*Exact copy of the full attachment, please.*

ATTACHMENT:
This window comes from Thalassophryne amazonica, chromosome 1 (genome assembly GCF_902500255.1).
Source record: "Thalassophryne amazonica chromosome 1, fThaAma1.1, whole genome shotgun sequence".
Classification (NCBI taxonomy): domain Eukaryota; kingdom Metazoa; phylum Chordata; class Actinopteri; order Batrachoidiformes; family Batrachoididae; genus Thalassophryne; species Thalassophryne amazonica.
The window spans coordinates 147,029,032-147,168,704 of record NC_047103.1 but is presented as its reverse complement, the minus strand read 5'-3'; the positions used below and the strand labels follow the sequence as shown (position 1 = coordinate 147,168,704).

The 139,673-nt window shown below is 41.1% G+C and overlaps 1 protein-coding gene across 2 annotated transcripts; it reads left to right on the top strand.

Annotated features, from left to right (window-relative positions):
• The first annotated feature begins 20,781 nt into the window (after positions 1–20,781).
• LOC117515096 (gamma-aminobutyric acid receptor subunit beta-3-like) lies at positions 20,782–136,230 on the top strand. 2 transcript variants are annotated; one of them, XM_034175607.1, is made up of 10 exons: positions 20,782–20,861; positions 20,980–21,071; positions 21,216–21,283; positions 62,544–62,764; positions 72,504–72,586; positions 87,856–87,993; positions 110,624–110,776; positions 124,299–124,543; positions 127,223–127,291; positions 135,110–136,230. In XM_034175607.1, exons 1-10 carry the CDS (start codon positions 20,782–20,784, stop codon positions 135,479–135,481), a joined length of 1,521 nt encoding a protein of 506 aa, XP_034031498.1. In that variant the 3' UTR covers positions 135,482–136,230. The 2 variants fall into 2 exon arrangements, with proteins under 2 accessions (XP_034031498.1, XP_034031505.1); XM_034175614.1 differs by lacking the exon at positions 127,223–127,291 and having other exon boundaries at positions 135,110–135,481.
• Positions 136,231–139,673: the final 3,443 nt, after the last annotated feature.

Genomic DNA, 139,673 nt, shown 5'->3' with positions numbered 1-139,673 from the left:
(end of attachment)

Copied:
This window comes from Thalassophryne amazonica, chromosome 1 (genome assembly GCF_902500255.1).
Source record: "Thalassophryne amazonica chromosome 1, fThaAma1.1, whole genome shotgun sequence".
Classification (NCBI taxonomy): domain Eukaryota; kingdom Metazoa; phylum Chordata; class Actinopteri; order Batrachoidiformes; family Batrachoididae; genus Thalassophryne; species Thalassophryne amazonica.
The window spans coordinates 147,029,032-147,168,704 of record NC_047103.1 but is presented as its reverse complement, the minus strand read 5'-3'; the positions used below and the strand labels follow the sequence as shown (position 1 = coordinate 147,168,704).

The 139,673-nt window shown below is 41.1% G+C and overlaps 1 protein-coding gene across 2 annotated transcripts; it reads left to right on the top strand.

Annotated features, from left to right (window-relative positions):
• The first annotated feature begins 20,781 nt into the window (after positions 1–20,781).
• LOC117515096 (gamma-aminobutyric acid receptor subunit beta-3-like) lies at positions 20,782–136,230 on the top strand. 2 transcript variants are annotated; one of them, XM_034175607.1, is made up of 10 exons: positions 20,782–20,861; positions 20,980–21,071; positions 21,216–21,283; positions 62,544–62,764; positions 72,504–72,586; positions 87,856–87,993; positions 110,624–110,776; positions 124,299–124,543; positions 127,223–127,291; positions 135,110–136,230. In XM_034175607.1, exons 1-10 carry the CDS (start codon positions 20,782–20,784, stop codon positions 135,479–135,481), a joined length of 1,521 nt encoding a protein of 506 aa, XP_034031498.1. In that variant the 3' UTR covers positions 135,482–136,230. The 2 variants fall into 2 exon arrangements, with proteins under 2 accessions (XP_034031498.1, XP_034031505.1); XM_034175614.1 differs by lacking the exon at positions 127,223–127,291 and having other exon boundaries at positions 135,110–135,481.
• Positions 136,231–139,673: the final 3,443 nt, after the last annotated feature.

Genomic DNA, 139,673 nt, shown 5'->3' with positions numbered 1-139,673 from the left: